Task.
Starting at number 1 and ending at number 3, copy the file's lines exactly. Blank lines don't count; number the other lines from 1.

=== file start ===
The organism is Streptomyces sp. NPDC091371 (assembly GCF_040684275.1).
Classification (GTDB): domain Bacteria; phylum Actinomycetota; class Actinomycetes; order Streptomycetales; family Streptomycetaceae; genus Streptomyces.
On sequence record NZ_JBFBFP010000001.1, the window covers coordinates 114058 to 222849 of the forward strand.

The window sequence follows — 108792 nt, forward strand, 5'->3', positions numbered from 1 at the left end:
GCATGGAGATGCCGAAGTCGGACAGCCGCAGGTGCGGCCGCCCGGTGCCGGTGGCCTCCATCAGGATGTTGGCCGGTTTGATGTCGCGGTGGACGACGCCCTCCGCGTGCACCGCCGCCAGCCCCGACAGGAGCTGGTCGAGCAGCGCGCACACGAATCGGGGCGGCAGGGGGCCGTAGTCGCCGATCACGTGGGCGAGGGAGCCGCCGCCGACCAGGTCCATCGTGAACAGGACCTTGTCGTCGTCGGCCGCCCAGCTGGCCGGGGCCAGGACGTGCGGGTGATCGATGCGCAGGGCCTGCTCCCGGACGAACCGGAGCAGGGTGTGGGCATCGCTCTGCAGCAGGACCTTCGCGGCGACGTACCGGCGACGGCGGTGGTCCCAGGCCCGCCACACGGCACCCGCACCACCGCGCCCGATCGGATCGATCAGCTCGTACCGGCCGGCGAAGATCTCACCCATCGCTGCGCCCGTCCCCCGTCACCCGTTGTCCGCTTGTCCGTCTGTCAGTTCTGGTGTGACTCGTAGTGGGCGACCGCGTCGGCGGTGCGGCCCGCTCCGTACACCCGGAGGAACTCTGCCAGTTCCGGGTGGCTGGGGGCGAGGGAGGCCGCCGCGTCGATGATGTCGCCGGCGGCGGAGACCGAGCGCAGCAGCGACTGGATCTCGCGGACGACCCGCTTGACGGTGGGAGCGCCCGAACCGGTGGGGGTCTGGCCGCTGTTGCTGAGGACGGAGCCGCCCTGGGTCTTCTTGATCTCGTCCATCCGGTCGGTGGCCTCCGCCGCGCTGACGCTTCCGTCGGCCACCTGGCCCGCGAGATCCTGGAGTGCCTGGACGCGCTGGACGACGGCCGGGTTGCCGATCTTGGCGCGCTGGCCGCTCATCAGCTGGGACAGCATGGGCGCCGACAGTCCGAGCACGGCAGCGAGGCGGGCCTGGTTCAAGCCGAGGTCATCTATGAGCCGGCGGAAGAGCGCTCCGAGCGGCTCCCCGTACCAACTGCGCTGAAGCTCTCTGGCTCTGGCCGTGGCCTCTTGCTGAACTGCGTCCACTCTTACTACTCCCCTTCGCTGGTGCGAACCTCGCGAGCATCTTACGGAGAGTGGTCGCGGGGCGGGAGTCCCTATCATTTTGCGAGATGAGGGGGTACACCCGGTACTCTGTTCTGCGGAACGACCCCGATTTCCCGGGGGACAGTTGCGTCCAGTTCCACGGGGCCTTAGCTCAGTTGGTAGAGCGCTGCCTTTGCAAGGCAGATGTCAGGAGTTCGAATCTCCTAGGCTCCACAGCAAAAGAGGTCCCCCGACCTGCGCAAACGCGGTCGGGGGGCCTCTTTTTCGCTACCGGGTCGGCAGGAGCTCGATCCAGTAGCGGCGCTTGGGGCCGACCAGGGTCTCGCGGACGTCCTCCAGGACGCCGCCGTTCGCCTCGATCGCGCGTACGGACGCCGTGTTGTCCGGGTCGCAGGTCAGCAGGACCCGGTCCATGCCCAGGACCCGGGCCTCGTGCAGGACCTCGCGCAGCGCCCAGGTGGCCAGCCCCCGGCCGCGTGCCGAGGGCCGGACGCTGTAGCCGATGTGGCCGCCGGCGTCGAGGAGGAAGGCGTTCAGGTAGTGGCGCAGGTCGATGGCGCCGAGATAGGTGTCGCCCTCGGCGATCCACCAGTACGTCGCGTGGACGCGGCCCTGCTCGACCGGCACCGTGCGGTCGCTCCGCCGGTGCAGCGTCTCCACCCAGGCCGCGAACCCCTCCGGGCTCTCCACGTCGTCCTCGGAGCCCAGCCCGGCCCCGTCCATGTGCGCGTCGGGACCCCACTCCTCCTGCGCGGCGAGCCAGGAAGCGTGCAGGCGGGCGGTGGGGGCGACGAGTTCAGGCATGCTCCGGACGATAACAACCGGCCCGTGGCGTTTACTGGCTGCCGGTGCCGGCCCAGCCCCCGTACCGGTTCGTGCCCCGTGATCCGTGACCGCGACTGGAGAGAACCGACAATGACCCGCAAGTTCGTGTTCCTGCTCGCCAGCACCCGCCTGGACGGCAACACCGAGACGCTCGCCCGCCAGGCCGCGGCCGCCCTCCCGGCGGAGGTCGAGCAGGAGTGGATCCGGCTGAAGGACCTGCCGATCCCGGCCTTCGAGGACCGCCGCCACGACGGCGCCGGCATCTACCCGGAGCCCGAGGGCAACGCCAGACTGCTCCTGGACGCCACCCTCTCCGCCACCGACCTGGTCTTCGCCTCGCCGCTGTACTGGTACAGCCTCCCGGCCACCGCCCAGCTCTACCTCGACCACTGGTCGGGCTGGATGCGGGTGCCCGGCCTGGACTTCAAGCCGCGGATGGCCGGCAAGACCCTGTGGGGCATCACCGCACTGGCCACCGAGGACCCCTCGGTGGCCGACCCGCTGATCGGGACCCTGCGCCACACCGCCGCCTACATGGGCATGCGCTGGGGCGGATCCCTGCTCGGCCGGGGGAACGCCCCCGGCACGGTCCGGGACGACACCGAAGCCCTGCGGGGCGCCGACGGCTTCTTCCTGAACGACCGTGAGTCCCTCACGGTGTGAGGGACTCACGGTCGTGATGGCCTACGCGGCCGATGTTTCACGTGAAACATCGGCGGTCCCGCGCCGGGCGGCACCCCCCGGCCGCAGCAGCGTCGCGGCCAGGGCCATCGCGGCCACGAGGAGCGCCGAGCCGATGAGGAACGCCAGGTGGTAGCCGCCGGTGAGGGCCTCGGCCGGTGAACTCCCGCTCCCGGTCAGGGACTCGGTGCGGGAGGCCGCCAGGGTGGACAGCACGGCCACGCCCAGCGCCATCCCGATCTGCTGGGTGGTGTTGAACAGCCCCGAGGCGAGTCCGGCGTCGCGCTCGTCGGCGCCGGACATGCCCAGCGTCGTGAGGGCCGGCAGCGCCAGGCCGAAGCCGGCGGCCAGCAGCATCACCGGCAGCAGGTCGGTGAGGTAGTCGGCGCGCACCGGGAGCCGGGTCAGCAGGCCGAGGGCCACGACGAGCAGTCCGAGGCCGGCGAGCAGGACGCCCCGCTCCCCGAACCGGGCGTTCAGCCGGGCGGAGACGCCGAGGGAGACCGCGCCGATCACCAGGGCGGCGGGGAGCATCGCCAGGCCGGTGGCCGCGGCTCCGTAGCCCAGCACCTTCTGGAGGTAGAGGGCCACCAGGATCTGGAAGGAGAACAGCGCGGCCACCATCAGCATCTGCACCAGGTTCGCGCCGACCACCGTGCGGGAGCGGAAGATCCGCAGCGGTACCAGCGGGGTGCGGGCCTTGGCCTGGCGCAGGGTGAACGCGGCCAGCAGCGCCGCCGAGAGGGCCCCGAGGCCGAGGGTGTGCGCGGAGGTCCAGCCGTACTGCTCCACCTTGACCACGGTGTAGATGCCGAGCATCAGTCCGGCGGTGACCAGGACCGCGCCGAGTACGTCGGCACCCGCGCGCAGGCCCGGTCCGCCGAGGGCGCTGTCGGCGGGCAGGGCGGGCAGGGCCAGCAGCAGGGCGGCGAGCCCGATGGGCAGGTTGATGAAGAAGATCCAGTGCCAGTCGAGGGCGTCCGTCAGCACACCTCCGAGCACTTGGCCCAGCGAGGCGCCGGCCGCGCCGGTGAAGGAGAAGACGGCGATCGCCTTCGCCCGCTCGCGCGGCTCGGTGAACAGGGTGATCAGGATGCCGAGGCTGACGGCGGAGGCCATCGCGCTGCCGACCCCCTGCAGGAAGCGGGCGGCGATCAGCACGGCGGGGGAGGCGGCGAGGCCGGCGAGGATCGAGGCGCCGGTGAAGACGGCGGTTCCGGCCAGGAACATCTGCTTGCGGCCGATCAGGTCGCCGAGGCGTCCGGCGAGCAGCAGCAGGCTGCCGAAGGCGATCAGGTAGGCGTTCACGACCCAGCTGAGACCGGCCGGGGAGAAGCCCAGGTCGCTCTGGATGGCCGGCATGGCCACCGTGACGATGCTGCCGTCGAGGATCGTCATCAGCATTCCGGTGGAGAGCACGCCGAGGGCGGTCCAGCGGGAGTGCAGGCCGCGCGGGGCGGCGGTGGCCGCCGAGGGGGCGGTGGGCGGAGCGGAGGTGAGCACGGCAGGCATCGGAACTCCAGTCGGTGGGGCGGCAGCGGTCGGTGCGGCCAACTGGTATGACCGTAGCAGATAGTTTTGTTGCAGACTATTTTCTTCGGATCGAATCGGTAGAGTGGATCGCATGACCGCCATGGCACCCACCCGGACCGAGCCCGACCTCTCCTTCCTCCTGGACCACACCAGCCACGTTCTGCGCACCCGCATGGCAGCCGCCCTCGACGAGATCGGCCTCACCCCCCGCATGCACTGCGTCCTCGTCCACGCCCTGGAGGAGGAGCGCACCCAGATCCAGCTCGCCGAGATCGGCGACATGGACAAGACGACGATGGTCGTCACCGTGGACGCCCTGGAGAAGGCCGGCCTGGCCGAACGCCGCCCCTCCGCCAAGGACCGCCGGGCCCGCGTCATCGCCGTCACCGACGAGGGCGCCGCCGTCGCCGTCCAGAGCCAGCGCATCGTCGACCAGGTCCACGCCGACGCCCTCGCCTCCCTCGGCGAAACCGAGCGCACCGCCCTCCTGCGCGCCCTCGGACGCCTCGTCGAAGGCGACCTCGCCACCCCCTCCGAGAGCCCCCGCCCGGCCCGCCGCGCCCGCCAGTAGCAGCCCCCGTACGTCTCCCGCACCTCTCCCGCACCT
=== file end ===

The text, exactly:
The organism is Streptomyces sp. NPDC091371 (assembly GCF_040684275.1).
Classification (GTDB): domain Bacteria; phylum Actinomycetota; class Actinomycetes; order Streptomycetales; family Streptomycetaceae; genus Streptomyces.
On sequence record NZ_JBFBFP010000001.1, the window covers coordinates 114058 to 222849 of the forward strand.